Times Like These, released posthumously, is Rick Danko's last studio album. There's a tendency for fans to under-appreciate the singer/bassist's later work, opting instead for some sepia-toned memory of the Ontario farm boy amidst his original Band colleagues in the '60s and '70s -- but that's only part of the story of a 40-year career. Later in life, Danko's voice, while remaining the distinctly mournful instrument of his youth, mellowed to equal parts milk and whiskey. Here, a less urgent and wiser artist wraps his pipes around his signature tune "This Wheel's on Fire," which is drawn out on both ends by elegant instrumental passages. This version of the song is a fitting coda to Danko's life, lingered over lovingly and masterfully by the Crowmatix with Band cohort Garth Hudson, a veritable one-man Fellini soundtrack on accordion. "Let the Four Winds Blow," a Fats Domino/Dave Bartholomew cover recorded live, showcases Levon Helm on harmonica and longtime Danko and Band associate Professor "Louie" on piano and vocals, rolling and stomping in the finest spirit of the Band. "All Our Past Times," a return to a song the artist co-wrote with Eric Clapton in 1976, is wistfully gorgeous and heart-wrenchingly appropriate. And a cover of The Grateful Dead's "Ripple" -- with Hudson and Helm once again making appearances -- is delivered with the rustic charm of a back porch session (albeit a highly skilled one). While the album can drip with sentimentality or sound too polished at times, ultimately Times Like These, co-produced by Danko and Professor "Louie" (aka Aaron Hurwitz), is a thoughtfully rendered reflection on a great musical life.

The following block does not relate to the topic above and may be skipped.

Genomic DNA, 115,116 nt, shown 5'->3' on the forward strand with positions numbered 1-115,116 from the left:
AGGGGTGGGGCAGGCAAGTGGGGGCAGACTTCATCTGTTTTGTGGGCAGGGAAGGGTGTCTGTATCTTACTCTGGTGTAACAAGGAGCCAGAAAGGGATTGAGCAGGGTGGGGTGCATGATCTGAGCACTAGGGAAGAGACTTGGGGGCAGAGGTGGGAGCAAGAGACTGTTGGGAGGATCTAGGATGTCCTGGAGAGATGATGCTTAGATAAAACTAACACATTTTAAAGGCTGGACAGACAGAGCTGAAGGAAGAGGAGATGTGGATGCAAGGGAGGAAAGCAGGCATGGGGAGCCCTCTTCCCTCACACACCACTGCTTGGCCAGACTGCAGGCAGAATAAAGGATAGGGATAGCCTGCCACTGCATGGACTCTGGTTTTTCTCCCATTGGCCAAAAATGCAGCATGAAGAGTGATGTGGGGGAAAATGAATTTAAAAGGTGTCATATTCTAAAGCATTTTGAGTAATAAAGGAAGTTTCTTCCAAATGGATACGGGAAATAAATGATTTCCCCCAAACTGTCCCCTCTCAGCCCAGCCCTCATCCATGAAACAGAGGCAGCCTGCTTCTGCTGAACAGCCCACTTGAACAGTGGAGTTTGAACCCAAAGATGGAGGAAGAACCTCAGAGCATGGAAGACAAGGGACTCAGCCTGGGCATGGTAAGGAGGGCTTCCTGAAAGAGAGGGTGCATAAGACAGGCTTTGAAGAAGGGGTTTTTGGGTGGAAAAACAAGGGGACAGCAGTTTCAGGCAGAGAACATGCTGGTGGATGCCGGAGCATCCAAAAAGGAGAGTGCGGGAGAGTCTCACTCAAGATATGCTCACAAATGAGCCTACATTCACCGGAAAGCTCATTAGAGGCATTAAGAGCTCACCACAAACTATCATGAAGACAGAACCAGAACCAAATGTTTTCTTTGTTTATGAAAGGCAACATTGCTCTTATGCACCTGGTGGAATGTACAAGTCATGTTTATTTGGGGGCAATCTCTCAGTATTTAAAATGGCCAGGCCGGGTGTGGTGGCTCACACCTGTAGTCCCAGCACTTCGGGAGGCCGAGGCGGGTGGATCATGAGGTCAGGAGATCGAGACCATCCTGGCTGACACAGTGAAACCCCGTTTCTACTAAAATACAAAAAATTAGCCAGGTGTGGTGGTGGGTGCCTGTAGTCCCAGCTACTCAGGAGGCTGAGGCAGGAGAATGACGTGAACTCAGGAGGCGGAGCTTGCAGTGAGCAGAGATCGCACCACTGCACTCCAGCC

Times Like These Review
by Erik Hage